Read more about the preliminary results from the sampling project being presented Thursday, May 25 at the JpGU-AGU joint meeting on AGU’s GeoSpace blog.

Contact information for the researchers:
Kazuyuki Kita: +81 90-6491-8385; kazuyuki.kita.iu@vc.ibaraki.ac.jp.

Other potentially newsworthy presentations:

English-language presentations

Saturday, 20 May:

Sunday, 21 May:

Monday, 22 May:

Tuesday, 23 May:

Wednesday, 24 May:

Thursday, 25 May:

Japanese-language presentations:

Saturday, 20 May:

Sunday, 21 May:

Monday, 22 May:

Tuesday, 23 May:

Wednesday, 24 May:

Thursday, 25 May:

  1. Keynote and lunchtime special lectures

The keynote lecture will take place 3:30 – 5:00 p.m. on Sunday, May 21 in the Convention Hall of the International Conference Hall.

  • Noted seismologist Lucy Jones, founder of the Dr. Lucy Jones Center for Science and Society, research associate at the Seismological Laboratory of Caltech and USGS Scientist Emerita, will present “Disaster Resilience in the 21st Century: Improving the communication between science and society.”
  • Nobel prize-winning physicist Takaaki Kajita, director of the Institute for Cosmic Radiation Research at the University of Tokyo, will present “Exploring the Universe with neutrinos, gravitational waves and gamma rays.”

World-class researchers will deliver lectures about the latest hot topics from 1:00 – 1:40 p.m. on Saturday, Sunday, Tuesday, Wednesday and Thursday of the meeting in Room 103, on the first floor of the International Conference Hall.

  • Shawn McGlynn, of the Tokyo Institute of Technology, will present “Microbial Individuals and their roles in Biogeochemistry” on Saturday, May 20.
  • Peter van-Keken, of the Carnegie Institution for Science Washington, will present “The water cycle in subduction zones” on Sunday, May 21.
  • William Lau, of University of Maryland College Park, will present “The Asian Aerosol-Monsoon Climate System: A New Paradigm” on Tuesday, May 23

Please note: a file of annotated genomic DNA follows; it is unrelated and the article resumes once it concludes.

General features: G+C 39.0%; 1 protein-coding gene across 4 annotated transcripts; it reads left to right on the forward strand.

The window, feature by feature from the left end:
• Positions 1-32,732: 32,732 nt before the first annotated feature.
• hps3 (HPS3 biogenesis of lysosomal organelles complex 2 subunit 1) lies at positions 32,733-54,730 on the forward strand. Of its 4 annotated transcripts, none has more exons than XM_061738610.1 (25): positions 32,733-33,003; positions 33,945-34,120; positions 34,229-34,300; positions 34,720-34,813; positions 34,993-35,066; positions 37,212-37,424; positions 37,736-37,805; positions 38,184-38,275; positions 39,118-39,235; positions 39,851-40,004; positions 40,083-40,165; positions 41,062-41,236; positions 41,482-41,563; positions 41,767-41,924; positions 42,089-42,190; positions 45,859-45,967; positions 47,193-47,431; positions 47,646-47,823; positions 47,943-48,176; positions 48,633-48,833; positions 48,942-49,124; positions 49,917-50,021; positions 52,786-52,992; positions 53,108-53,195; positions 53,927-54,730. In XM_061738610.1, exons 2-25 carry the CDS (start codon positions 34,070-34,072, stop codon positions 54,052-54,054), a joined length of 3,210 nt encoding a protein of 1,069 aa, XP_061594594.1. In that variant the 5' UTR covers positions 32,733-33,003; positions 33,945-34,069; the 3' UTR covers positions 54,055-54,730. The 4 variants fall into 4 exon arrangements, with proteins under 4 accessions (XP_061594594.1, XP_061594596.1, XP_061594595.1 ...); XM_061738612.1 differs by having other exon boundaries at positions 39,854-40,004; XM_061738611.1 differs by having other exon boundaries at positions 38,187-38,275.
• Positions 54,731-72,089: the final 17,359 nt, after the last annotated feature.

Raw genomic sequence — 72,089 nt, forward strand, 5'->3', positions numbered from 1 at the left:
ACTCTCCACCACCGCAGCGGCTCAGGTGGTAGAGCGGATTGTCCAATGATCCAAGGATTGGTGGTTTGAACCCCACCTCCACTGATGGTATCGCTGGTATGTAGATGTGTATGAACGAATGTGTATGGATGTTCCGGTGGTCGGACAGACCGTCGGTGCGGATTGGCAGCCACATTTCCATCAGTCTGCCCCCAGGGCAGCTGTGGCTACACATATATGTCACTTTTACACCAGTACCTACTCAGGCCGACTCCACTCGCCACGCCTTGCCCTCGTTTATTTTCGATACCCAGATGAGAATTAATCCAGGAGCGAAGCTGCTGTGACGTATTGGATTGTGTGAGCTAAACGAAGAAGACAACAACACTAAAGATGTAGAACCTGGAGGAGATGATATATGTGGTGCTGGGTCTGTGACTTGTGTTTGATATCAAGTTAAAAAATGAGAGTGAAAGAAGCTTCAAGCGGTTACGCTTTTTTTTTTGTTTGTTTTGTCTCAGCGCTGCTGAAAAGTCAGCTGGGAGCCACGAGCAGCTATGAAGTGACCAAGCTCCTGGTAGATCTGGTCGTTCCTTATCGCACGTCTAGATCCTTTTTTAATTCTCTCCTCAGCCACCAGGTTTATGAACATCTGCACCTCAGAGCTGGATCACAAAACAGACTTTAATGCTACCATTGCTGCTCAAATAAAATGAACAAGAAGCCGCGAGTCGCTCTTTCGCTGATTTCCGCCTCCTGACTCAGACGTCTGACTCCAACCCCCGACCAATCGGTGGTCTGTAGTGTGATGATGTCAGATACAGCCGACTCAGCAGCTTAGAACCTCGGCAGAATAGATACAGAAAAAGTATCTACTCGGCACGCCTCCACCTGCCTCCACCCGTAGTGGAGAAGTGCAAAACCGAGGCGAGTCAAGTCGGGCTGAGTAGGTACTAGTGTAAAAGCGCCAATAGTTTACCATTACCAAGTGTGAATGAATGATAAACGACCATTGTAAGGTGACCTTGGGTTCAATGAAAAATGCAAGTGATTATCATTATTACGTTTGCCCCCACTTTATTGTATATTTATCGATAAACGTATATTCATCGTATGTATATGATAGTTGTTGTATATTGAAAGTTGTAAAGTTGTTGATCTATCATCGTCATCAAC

• Ralph Lorenz, of the Johns Hopkins University Applied Physics Laboratory, will present “Exploring Titan: An Earth-Like Moon” on Wednesday, May 24.
  • Eddie Bernard, of Survival Capsule, LLC, will present “New Frontier of Tsunami Science – Deep Ocean Observations” on Thursday, May 25.
  1. Press registration and hotel information

Eligible members of the media should register for the meeting on-site at the help desk at the Makuhari Messe International Conference Hall. There is no pre-registration. Press registrants will need to present identification and valid press credentials. For more information about press registration, please email press@jpgu.org.

  1. Press room information

A press room will be available for reporters at the meeting, with workspace, power strips, telephone, Internet connections, and space to conduct interviews with attending scientists.

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The American Geophysical Union is dedicated to advancing the Earth and space sciences for the benefit of humanity through its scholarly publications, conferences, and outreach programs. AGU is a not-for-profit, professional, scientific organization representing 60,000 members in 137 countries. Join the conversation on FacebookTwitterYouTube, and our other social media channels.


AGU Contact:

Nanci Bompey
+44-7418-959064
nbompey@agu.org

Lauren Lipuma
+1 (202) 777-7396
llipuma@agu.org

JpGU Contact:
Kayoko Shirai
+81-3-6914-2080
press@jpgu.org